And these tour guides have been working here for four years, some of them decades. So they know where to spot everything. They know how to spot it. They're good at what they do, and they can show you these animals in a safe environment and it'll still blow your mind.

And what's it like, yeah, getting up up close and personal with crocs? You recommend that is a good experience, I take it. Nothing like it?

Nothing like it, but you're exactly right, mate. When I was working in North Queensland, I was feeding four-metre crocodiles with nothing in front of me hanging, hanging a bit of chicken in a wildlife park. So that was phenomenal. But now I'm working on the river with them. It's totally different in the wild because they, the- the captive crocodiles, although they still have all the wild instincts, they're a captive animal. And they just go through the motions of the show and whatnot. But when you're out on the river, you're not always interacting with them. A lot of the time, you're just observing their behaviours and explaining their behaviours to other people. And we're watching these crocodiles out in the river, interact with each other, interact with the environment around them, including potential prey items. They can- they go and fend for themselves. They don't rely on us for food. They take advantage of it. But it's not uncommon to see one of the crocodiles swimming around with a pig or a wallaby.

And so what are your thoughts currently with the numbers of them too? Because I know since like about the 70s, they've come right back, right? They've shot up. But then now we have politicians like Katter who are saying we need to cull them again after they were already closely, you know, hunted to extinction. What are your thoughts on that?

Well, in the past, I'm pretty sure I've made my thoughts on Katter quite clear. He just- he bases none of his argument on scientific fact. It's all scare tactics and fear mongering and- and using words like infestation, plague proportions. He's trying to say that there's a fatality every year and but then he goes off and goes Oh, Queensland is- Queensland is getting ripped to pieces and there's nowhere safe to swim. It's an absolute load of rubbish, and there's enough bunch of people that would've jumped on the bandwagon saying, Oh, we can't go swimming anywhere anymore.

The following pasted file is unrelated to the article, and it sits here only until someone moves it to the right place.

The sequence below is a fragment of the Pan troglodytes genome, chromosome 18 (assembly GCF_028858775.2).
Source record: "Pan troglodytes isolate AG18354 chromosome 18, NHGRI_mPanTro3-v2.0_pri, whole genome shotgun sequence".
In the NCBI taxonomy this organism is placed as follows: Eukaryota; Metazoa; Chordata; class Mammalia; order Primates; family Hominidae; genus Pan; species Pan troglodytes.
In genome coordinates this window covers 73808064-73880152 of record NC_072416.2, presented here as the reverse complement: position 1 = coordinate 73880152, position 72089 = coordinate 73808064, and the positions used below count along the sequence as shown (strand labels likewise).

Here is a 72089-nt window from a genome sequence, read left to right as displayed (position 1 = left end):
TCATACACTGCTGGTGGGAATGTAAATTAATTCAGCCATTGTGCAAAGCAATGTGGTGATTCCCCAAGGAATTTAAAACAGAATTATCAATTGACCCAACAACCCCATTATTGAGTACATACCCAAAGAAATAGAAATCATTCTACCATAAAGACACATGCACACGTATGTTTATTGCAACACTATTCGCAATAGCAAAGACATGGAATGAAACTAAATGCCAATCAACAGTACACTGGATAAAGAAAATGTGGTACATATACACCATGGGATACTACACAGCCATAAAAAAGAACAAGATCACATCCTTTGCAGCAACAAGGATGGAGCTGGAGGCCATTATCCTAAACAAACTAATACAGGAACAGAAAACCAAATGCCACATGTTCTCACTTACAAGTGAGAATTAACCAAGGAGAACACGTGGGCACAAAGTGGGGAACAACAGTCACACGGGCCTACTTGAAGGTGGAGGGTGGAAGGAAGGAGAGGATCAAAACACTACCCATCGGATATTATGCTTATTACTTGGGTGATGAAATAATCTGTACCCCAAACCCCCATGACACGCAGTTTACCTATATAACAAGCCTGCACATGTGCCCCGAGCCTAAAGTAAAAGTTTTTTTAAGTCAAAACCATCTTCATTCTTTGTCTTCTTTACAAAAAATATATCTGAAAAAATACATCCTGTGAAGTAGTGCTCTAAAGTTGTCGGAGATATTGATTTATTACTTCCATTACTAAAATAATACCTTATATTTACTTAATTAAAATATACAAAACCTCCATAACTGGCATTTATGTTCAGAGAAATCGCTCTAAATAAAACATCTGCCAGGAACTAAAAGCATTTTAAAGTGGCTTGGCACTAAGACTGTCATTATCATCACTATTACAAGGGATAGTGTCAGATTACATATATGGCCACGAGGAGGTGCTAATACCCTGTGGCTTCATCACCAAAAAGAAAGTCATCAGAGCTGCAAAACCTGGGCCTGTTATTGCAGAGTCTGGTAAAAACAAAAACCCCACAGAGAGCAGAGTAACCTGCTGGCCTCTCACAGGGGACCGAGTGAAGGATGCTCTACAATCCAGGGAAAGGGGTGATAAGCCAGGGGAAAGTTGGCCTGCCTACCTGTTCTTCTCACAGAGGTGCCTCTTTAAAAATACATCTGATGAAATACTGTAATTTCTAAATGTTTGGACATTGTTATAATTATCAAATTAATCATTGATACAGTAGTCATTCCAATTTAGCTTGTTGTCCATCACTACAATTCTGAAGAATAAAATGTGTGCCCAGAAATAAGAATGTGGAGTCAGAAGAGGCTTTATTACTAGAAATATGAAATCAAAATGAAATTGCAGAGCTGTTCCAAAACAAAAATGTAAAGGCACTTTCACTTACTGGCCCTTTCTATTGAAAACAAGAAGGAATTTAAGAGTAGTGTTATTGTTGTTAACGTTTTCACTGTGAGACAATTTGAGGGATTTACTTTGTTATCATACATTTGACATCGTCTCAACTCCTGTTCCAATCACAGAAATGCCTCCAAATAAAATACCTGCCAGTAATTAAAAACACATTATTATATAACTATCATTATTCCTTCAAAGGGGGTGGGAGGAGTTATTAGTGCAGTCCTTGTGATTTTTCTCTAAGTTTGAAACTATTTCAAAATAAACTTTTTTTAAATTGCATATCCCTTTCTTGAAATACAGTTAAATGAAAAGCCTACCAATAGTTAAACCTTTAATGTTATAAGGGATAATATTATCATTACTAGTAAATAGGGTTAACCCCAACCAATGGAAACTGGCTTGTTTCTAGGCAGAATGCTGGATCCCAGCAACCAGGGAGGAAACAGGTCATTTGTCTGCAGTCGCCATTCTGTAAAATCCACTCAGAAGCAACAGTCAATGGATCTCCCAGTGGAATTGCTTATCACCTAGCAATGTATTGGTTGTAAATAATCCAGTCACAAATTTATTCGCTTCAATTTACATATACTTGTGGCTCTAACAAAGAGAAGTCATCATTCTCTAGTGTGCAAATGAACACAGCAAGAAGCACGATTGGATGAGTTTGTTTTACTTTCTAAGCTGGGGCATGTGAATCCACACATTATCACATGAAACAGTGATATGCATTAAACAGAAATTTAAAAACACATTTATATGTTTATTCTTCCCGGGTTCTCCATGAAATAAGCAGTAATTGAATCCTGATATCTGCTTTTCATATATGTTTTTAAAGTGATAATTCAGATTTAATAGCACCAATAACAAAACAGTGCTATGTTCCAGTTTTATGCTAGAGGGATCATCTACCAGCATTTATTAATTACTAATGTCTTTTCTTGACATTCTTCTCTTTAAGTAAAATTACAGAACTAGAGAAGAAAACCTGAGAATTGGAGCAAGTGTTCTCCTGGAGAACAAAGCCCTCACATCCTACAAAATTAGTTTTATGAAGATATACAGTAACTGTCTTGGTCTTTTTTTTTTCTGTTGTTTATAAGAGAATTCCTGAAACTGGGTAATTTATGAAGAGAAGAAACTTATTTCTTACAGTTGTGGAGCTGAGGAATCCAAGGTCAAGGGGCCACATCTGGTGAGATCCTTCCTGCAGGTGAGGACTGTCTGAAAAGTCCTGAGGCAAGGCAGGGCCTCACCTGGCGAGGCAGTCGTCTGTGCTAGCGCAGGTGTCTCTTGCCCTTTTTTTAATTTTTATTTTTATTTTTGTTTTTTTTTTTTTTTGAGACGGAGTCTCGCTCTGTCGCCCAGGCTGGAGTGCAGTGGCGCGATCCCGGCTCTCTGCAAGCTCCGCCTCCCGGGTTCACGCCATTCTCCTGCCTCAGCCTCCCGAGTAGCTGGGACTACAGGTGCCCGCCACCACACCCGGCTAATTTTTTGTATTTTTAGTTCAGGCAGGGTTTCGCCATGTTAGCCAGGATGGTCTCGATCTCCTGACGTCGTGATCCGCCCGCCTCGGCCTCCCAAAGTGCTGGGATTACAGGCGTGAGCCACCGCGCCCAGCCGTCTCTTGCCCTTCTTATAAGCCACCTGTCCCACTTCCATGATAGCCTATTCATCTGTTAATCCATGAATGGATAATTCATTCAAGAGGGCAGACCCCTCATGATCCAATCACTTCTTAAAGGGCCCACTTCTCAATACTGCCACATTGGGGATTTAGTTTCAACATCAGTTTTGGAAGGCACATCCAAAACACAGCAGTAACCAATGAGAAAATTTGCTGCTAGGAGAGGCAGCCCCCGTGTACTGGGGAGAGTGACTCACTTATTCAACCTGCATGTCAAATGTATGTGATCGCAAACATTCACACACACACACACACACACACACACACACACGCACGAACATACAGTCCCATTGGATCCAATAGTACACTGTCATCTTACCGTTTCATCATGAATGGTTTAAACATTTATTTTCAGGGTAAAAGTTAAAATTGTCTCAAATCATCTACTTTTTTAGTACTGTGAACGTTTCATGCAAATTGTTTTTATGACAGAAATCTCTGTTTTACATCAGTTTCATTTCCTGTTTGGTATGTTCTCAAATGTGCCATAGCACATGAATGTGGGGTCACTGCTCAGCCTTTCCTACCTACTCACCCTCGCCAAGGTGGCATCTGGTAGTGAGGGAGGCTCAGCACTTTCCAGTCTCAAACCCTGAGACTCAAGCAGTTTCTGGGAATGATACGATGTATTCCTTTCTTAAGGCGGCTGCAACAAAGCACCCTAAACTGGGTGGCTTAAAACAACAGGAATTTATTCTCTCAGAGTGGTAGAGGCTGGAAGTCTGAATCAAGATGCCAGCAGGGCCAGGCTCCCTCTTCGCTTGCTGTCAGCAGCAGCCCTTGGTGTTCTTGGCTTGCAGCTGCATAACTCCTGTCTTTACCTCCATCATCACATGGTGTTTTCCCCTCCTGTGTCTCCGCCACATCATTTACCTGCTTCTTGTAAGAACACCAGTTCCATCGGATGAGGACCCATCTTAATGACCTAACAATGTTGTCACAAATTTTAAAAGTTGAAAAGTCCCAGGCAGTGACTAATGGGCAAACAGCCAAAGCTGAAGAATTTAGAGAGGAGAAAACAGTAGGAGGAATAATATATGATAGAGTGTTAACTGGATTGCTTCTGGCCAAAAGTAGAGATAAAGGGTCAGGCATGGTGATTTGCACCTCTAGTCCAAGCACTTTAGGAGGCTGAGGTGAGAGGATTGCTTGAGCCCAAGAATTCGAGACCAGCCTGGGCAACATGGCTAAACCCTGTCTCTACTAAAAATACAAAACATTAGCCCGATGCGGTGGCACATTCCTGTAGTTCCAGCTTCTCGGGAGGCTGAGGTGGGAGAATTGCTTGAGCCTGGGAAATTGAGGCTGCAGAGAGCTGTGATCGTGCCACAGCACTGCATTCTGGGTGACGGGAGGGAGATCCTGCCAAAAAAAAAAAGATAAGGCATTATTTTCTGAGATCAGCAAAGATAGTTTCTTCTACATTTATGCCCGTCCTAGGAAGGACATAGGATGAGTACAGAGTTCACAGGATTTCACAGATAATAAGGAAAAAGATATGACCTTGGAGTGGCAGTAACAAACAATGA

Now I can tell you, like, a dozen places off the top of my head where you can swim safely. Not to mention the lagoon and a flippin' swimming pool, you know?

That's it! Your own bath!

I guess, if you're that hard up, run a cool bath. But everyone's got a swimming pool in North Queensland. You've got the manmade lagoon. But the numbers were up around half a million before the shooting era, then between the 30s and 70s, they dropped down to around 3000.

That's right. Yeah, they almost got exterminated, right?

Almost. Almost, right out of this country. So at a rough estimate- and I'll say very rough estimate, numbers are between two hundred and fifty to three hundred and fifty thousand. That's what the experts reckon. But they're currently doing a study to ascertain how many there actually are in the country now, but the numbers are far lower than half a million. So you can still fit, let's say, another one hundred and fifty thousand crocodiles in comfortably before they're at a natural density.


And I've never understood this concept of humans wanting to manage the environment. But these animals have been around for 100 million years in their current form, doing just fine. Never were they overpopulated. Never were they in a plague proportion or an infestation, or never were they damaging the environment around them. On the contrary, they're very, very important as an apex predator for their environment. So for a human to go 'Nup, we should manage them!' Well, no mate. They manage themselves.

And as human beings, we need to manage ourselves. Yeah, I do agree with if there's a crocodile in suburbia going up a suburban creek like and there's a three metre crocodile there, it's got to be removed because that is a very immediate danger and it's gone right up into the middle of where people live.

But if you're living out in the bush, on a cane farm, or if you're living in a rural area and there's crocodiles around, you need to be aware of that and manage your self. And if you do so correctly, you'll never, ever get attacked by a crocodile. So-.

It seems like-.

Basically, I think that's a really way of saying Bob Katter is a muppet.